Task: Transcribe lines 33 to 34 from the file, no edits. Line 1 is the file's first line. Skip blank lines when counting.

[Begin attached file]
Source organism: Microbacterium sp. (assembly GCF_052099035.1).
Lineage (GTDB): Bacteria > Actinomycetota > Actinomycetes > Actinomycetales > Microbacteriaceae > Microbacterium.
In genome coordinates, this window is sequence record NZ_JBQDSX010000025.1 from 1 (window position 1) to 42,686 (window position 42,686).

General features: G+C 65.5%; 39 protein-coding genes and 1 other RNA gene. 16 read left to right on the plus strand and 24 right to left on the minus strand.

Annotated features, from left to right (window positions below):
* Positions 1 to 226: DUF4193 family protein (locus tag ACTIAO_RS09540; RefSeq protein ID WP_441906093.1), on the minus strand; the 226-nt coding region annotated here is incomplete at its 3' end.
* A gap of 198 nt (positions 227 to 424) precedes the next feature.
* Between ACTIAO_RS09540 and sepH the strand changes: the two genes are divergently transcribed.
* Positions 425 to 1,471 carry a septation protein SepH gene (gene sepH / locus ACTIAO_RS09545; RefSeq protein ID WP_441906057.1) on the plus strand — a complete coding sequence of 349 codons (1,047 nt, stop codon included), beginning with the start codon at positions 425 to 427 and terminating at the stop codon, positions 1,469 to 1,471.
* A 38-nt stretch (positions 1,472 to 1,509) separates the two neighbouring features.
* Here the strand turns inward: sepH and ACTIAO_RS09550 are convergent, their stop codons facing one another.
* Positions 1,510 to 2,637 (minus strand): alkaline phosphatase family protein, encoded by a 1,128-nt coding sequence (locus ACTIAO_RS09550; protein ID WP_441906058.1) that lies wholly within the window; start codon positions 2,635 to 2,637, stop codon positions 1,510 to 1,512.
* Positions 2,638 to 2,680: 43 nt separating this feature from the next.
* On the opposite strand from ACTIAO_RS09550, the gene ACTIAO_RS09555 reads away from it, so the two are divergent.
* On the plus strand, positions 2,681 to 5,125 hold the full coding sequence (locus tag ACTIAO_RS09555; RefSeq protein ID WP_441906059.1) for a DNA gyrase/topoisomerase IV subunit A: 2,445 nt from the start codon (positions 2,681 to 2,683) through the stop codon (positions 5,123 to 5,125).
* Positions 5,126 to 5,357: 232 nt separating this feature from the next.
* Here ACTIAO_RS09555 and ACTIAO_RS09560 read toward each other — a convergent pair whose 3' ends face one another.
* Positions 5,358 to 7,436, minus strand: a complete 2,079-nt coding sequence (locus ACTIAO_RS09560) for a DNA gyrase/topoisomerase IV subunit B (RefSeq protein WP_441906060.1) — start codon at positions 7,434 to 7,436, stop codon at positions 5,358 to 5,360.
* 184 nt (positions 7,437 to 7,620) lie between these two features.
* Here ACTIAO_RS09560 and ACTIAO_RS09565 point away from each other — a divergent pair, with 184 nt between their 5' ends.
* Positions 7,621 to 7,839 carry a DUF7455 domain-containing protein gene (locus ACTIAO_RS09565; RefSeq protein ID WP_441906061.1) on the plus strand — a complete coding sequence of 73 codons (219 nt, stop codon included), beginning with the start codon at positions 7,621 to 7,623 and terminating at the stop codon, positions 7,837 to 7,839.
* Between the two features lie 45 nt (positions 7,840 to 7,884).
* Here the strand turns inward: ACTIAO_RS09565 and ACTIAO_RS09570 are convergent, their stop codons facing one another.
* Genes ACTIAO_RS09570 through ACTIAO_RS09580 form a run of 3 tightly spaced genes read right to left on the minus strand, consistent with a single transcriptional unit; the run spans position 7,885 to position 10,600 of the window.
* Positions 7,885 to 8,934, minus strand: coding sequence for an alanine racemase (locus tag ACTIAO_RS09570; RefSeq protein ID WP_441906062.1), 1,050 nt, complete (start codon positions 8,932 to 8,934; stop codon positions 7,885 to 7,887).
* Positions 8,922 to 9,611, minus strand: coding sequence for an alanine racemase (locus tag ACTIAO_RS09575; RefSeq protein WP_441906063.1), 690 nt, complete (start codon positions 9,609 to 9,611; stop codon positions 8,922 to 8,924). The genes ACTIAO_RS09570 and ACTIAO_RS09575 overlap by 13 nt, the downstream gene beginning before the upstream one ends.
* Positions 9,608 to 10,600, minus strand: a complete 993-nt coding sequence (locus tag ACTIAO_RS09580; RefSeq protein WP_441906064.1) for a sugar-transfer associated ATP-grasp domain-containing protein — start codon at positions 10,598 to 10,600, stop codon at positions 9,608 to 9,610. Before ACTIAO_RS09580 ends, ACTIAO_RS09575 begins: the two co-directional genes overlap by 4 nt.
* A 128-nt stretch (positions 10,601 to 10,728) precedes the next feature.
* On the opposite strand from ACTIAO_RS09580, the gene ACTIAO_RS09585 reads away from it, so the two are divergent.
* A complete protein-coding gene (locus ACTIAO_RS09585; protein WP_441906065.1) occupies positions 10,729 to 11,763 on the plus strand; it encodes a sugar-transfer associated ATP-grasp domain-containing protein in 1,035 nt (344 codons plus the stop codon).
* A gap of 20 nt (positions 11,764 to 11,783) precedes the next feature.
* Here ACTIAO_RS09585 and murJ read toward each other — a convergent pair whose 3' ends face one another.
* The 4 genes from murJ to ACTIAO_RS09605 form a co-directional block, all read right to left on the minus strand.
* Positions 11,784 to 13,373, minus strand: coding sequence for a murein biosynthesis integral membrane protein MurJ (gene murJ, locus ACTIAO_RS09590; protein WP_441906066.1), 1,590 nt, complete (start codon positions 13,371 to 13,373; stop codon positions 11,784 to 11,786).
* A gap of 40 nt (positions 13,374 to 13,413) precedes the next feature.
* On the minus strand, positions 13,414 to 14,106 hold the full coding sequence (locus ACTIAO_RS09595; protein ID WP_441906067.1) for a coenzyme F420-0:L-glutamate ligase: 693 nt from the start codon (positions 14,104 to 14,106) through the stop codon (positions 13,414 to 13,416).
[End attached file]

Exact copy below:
* The 4 genes from murJ to ACTIAO_RS09605 form a co-directional block, all read right to left on the minus strand.
* Positions 11,784 to 13,373, minus strand: coding sequence for a murein biosynthesis integral membrane protein MurJ (gene murJ, locus ACTIAO_RS09590; protein WP_441906066.1), 1,590 nt, complete (start codon positions 13,371 to 13,373; stop codon positions 11,784 to 11,786).